In a nutshell, it’s designed to mash up godlike heroes and old-school D&D adventures. Grab a D&D module, read a few numbers included therein a bit differently, and toss in E&E characters — or make your own, of course. Either way, “a single hero is transformed into a figure of towering might,” and the whole thing is delightfully rules-light.
The tacky gold stripe edition
I booklet-printed my PDF copy and took it to an office supply store for assembly. I went with a gold border because they didn’t have any plain options, and gold is fancy. Coil bound, of course, because all hail coil-bound gaming books.
It runs 47 pages, and once you subtract the covers and so forth it’s really just north of 40 — this is a game that does a lot with a little, which is something I love. And while E&E looks like a book, it’s actually a Swiss Army Knife. You know:
That Alox Electrician (paid link) was my constant companion during our 2015 move from Utah to Seattle.
It cut, pried, poked, and unscrewed all sorts of stuff while we packed up our house; it bounced along in my pocket for a thousand miles; and it broke down dozens of boxes when we arrived in Seattle. It’s one of my favorite pocket knives.
It’s compact, tough, multifunctional, and can accomplish a lot with its handful of cleverly designed tools. Which is a pretty good analogy for Exemplars & Eidolons, because just as you can do all sorts of stuff with a SAK, E&E isn’t only a game:
Exemplars & Eidolons is really an RPG book layout template. Its pages are intended to provide a basic framework for other indie game publishers who’d like to print booklets in the same vein as the original “Little Brown Books” of our gaming youth.
The PDF package comes with InDesign templates, artwork, and permission to use them as you see fit (including for commercial projects). This is basically the most Sine Nomine thing possible, and Kevin’s ability to do stuff like this while also publishing a really nifty-looking game is one of the things I love about his approach to publishing.
Under the hood
Like all the other Sine Nomine books I’ve read, E&E runs on a lightweight D&D-like chassis: 3-18 for stats, classes, saving throws, hit points, yadda yadda. But, also like Kevin’s other stuff, E&E is its own thing; there are flourishes and tweaks and additions that make it tick.
(Illustration by Joyce Maureira)
Here are my favorite elements (so far):
- One-page character creation. Nine steps, one page, all neatly summarized. Yeah, you’ll need to look up a few things, but still: zippy.
- Facts. You write down three facts about your character, each one sentence long, and in play you get bonuses whenever they’re relevant. Instant flavor, player-driven worldbuilding, and mechanical heft — I dig it.
- Gifts. This is how PCs start as “figures of towering might.” Want amazing AC without armor as a rogue? Take Dodge Blows, and boom amazing AC. As a sorcerer, want to cast a low-level spell at will, as often as you like? Take Mastered Cantrip. Gifts are powered by Effort, a scarce resource which grows as you level up, keeping things interesting.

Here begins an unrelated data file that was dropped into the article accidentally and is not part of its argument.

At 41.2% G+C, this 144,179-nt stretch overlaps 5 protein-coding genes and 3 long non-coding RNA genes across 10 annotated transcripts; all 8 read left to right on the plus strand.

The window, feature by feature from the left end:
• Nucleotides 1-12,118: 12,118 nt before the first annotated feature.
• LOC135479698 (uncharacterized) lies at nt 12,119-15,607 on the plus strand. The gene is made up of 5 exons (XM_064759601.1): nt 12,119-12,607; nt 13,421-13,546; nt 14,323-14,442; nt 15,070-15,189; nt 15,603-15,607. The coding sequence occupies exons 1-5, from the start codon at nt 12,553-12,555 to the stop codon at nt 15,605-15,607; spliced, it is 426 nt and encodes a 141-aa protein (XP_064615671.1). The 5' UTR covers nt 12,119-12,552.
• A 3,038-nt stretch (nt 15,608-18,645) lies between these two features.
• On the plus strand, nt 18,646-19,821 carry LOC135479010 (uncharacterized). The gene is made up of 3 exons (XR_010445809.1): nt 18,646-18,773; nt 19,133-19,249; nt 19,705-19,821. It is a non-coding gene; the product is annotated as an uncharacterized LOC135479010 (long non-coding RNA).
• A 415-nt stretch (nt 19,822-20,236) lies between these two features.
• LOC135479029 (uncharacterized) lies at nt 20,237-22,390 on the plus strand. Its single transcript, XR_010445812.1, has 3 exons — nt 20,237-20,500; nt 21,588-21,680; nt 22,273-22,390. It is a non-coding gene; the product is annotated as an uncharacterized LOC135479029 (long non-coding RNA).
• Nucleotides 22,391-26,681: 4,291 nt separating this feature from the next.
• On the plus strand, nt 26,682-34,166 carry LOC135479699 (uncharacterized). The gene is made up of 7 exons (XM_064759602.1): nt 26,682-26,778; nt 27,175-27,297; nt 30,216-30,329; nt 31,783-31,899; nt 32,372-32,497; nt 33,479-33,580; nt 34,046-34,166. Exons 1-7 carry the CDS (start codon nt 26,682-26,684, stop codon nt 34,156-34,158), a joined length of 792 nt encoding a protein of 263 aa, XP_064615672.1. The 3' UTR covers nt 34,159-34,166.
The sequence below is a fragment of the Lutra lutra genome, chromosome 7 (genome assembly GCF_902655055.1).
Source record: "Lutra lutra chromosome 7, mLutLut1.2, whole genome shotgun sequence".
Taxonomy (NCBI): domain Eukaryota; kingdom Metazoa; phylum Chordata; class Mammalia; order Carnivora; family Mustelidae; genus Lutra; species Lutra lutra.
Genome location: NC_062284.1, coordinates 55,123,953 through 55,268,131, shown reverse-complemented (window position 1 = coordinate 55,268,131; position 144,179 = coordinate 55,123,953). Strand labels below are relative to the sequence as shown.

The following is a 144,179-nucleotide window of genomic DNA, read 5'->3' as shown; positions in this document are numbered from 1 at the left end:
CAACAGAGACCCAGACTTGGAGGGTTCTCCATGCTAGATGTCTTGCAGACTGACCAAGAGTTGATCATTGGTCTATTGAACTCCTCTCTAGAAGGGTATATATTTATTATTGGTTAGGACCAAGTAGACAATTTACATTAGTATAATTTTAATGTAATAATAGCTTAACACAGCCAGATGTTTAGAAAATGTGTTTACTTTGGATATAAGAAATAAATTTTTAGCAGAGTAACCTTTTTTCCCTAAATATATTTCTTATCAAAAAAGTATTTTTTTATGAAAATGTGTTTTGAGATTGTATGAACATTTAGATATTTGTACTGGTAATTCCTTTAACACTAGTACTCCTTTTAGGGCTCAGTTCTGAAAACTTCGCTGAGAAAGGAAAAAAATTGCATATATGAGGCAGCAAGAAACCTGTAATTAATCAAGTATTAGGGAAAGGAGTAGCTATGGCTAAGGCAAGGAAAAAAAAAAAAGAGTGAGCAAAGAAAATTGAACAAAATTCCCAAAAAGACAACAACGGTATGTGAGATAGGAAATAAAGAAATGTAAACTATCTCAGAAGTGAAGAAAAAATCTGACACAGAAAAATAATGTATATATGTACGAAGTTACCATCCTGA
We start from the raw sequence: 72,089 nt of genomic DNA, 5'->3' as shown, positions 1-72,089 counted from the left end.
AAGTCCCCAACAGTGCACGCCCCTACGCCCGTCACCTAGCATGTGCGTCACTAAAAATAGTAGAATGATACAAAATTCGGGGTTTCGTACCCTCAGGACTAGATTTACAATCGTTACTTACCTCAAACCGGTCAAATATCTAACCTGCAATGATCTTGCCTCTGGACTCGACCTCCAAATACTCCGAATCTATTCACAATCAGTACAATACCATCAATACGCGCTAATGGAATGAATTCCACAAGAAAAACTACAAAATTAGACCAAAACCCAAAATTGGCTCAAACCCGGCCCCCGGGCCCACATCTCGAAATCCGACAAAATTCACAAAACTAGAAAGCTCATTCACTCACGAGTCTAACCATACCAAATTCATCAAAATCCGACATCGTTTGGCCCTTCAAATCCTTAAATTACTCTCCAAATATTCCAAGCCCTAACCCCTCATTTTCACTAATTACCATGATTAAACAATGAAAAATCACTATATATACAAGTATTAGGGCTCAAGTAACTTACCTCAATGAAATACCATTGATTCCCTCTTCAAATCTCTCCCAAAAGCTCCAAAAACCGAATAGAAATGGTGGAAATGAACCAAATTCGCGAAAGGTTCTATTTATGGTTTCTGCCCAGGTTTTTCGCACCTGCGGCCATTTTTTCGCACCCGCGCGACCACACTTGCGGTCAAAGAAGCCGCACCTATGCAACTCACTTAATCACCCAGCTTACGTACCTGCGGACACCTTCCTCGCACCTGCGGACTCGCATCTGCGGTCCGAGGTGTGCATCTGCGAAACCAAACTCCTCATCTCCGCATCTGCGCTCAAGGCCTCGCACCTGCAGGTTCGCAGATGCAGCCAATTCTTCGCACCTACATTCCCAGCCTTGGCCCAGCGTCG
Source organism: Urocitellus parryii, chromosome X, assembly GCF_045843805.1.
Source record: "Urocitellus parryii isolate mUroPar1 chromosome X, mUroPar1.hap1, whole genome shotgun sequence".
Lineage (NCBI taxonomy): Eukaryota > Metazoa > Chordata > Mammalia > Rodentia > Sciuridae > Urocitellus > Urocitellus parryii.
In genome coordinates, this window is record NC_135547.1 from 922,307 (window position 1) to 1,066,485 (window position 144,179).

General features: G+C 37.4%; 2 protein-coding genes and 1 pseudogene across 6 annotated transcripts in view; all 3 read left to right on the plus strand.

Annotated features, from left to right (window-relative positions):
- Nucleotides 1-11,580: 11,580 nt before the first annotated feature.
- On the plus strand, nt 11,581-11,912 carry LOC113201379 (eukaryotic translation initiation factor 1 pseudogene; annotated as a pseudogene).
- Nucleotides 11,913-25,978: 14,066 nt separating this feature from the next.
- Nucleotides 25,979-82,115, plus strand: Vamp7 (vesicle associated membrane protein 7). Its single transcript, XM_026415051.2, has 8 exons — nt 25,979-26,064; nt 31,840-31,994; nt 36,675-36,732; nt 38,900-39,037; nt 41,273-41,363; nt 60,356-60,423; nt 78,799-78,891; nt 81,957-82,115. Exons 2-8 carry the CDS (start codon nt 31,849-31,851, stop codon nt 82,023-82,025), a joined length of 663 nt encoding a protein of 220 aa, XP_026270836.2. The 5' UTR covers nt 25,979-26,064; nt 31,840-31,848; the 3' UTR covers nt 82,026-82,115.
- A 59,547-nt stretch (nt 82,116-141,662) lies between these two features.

- 1st equals 5th. E&E PCs are about equivalent to 5th or 6th level old-school D&D PCs. Grab a higher-level module for an epic challenge, or enjoy grinding a mid-level one into pulp under your godlike boot-heels.
- The Fray die. Alongside anything else you do in a round of combat, you can always roll your Fray die. It’s automatic damage applied to foes within range who have fewer hit dice than you do levels. In just three short paragraphs, this mechanic goes a long way to giving the game a godlike, larger-than-life feel.
- Converting from D&D. To use a D&D monster with E&E, just treats its HD as HP; most E&E characters have single-digit hit points. 8 HD monster? 8 HP in E&E. I balk at any sort of game conversion that requires work, but this is so trivial it’s brilliant.
- Wealth. “Legendary heroes don’t count coppers.” Small treasures are ignored; you always have that kind of spending money. Substantial ones are worth a point or two of Wealth. Need to acquire something big, like a ship? Spend 1 Wealth.
- Problems and Influence. The basic “unit of adventure” in E&E is the problem. A problem is something that calls for heroes: plagues, invading armies, evil cults, etc. Each problem has a difficulty rated in Influence, which is E&E’s version of XP. When the PCs do Hero Stuff, they earn Influence; if they do Hero Stuff which works towards solving a problem, they can apply that Influence to the problem’s rating until it goes away. That’s a really slick way to create a setting, and adventure opportunities within that setting — and, like every other damned thing in E&E, it’s handled clearly and efficiently. E&E’s adventure and setting advice is excellent, and takes up just five pages, one of which is random tables for adventure seeds. So fucking solid.
Notice how E&E is just one letter further along in the alphabet from D&D? I don’t think that’s an accident: E&E is like D&D, one layer higher — epic fantasy on an old-school chassis, with similar expectations around creative problem-solving and making your mark on the world, but a different focus.
Exemplars & Eidolons is a deft, clever, and efficient take on epic fantasy, marvelously lightweight and streamlined, and compatible with all things OSR. I’m excited to try it out.
 Because it’s fucking work.